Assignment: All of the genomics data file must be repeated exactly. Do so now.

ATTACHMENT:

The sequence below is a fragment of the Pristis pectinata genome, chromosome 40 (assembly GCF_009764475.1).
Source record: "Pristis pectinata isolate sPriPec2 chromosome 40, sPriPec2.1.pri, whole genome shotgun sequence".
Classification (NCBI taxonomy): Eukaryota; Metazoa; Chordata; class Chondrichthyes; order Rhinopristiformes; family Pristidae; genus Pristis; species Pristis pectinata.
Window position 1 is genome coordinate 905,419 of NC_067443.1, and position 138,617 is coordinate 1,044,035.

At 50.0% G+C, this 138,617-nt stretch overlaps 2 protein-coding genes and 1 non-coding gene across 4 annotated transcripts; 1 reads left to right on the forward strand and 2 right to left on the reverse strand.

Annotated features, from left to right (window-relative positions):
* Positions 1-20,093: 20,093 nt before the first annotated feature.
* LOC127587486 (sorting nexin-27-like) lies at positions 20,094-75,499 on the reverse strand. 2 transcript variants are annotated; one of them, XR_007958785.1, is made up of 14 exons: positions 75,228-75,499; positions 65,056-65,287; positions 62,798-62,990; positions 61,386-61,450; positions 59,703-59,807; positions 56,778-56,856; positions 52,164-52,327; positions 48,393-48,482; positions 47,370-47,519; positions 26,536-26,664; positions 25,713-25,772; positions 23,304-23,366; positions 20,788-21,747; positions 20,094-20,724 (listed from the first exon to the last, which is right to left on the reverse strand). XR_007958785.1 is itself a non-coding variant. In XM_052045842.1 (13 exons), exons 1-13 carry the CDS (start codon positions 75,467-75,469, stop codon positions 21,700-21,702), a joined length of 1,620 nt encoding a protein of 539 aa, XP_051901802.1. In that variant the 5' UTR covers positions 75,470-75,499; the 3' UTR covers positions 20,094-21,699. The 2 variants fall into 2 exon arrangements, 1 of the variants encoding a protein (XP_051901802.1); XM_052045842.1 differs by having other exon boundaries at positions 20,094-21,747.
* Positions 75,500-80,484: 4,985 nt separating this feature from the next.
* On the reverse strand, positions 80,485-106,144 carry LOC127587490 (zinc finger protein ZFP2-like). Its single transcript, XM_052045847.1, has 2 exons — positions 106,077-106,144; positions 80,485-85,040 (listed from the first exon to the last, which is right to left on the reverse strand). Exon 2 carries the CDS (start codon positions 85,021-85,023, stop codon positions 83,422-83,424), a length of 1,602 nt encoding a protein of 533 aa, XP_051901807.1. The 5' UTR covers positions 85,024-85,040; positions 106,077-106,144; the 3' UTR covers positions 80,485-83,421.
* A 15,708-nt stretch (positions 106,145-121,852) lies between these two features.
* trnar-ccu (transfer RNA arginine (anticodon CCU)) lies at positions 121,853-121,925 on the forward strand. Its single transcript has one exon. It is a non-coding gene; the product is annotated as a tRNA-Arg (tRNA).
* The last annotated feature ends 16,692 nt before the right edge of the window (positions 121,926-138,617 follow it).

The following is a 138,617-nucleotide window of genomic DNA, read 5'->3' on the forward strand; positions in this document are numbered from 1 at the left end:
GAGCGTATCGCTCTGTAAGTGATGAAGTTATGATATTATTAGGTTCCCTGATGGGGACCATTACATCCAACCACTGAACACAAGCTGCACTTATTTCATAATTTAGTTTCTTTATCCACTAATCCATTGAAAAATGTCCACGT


The sequence below is a fragment of the Pristis pectinata genome, chromosome 40 (assembly GCF_009764475.1).
Source record: "Pristis pectinata isolate sPriPec2 chromosome 40, sPriPec2.1.pri, whole genome shotgun sequence".
Classification (NCBI taxonomy): Eukaryota; Metazoa; Chordata; class Chondrichthyes; order Rhinopristiformes; family Pristidae; genus Pristis; species Pristis pectinata.
Window position 1 is genome coordinate 905,419 of NC_067443.1, and position 138,617 is coordinate 1,044,035.

At 50.0% G+C, this 138,617-nt stretch overlaps 2 protein-coding genes and 1 non-coding gene across 4 annotated transcripts; 1 reads left to right on the forward strand and 2 right to left on the reverse strand.

Annotated features, from left to right (window-relative positions):
* Positions 1-20,093: 20,093 nt before the first annotated feature.
* LOC127587486 (sorting nexin-27-like) lies at positions 20,094-75,499 on the reverse strand. 2 transcript variants are annotated; one of them, XR_007958785.1, is made up of 14 exons: positions 75,228-75,499; positions 65,056-65,287; positions 62,798-62,990; positions 61,386-61,450; positions 59,703-59,807; positions 56,778-56,856; positions 52,164-52,327; positions 48,393-48,482; positions 47,370-47,519; positions 26,536-26,664; positions 25,713-25,772; positions 23,304-23,366; positions 20,788-21,747; positions 20,094-20,724 (listed from the first exon to the last, which is right to left on the reverse strand). XR_007958785.1 is itself a non-coding variant. In XM_052045842.1 (13 exons), exons 1-13 carry the CDS (start codon positions 75,467-75,469, stop codon positions 21,700-21,702), a joined length of 1,620 nt encoding a protein of 539 aa, XP_051901802.1. In that variant the 5' UTR covers positions 75,470-75,499; the 3' UTR covers positions 20,094-21,699. The 2 variants fall into 2 exon arrangements, 1 of the variants encoding a protein (XP_051901802.1); XM_052045842.1 differs by having other exon boundaries at positions 20,094-21,747.
* Positions 75,500-80,484: 4,985 nt separating this feature from the next.
* On the reverse strand, positions 80,485-106,144 carry LOC127587490 (zinc finger protein ZFP2-like). Its single transcript, XM_052045847.1, has 2 exons — positions 106,077-106,144; positions 80,485-85,040 (listed from the first exon to the last, which is right to left on the reverse strand). Exon 2 carries the CDS (start codon positions 85,021-85,023, stop codon positions 83,422-83,424), a length of 1,602 nt encoding a protein of 533 aa, XP_051901807.1. The 5' UTR covers positions 85,024-85,040; positions 106,077-106,144; the 3' UTR covers positions 80,485-83,421.
* A 15,708-nt stretch (positions 106,145-121,852) lies between these two features.
* trnar-ccu (transfer RNA arginine (anticodon CCU)) lies at positions 121,853-121,925 on the forward strand. Its single transcript has one exon. It is a non-coding gene; the product is annotated as a tRNA-Arg (tRNA).
* The last annotated feature ends 16,692 nt before the right edge of the window (positions 121,926-138,617 follow it).

The following is a 138,617-nucleotide window of genomic DNA, read 5'->3' on the forward strand; positions in this document are numbered from 1 at the left end:
GAGCGTATCGCTCTGTAAGTGATGAAGTTATGATATTATTAGGTTCCCTGATGGGGACCATTACATCCAACCACTGAACACAAGCTGCACTTATTTCATAATTTAGTTTCTTTATCCACTAATCCATTGAAAAATGTCCACGT